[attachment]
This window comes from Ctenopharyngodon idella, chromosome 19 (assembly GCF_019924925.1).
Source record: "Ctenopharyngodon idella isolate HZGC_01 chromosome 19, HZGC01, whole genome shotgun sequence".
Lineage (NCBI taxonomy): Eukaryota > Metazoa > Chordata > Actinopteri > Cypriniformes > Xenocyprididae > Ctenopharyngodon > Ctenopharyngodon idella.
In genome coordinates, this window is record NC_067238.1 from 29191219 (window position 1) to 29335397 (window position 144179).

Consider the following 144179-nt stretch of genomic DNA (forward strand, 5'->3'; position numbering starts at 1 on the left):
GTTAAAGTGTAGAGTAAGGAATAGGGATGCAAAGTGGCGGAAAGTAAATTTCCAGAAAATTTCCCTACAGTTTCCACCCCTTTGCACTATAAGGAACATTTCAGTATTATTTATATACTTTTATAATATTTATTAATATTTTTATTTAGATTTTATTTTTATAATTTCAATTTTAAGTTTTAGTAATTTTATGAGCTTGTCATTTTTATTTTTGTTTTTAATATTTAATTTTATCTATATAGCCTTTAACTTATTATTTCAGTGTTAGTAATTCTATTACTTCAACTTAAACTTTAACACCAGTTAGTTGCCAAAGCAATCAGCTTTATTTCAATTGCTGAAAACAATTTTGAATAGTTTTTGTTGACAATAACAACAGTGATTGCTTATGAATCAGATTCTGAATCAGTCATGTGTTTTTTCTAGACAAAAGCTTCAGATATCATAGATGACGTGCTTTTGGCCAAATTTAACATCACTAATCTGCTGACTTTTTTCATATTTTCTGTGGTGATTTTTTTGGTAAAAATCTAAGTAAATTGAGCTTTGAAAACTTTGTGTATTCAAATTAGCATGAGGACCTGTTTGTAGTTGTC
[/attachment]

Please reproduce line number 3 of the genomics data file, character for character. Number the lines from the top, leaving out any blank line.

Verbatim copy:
Lineage (NCBI taxonomy): Eukaryota > Metazoa > Chordata > Actinopteri > Cypriniformes > Xenocyprididae > Ctenopharyngodon > Ctenopharyngodon idella.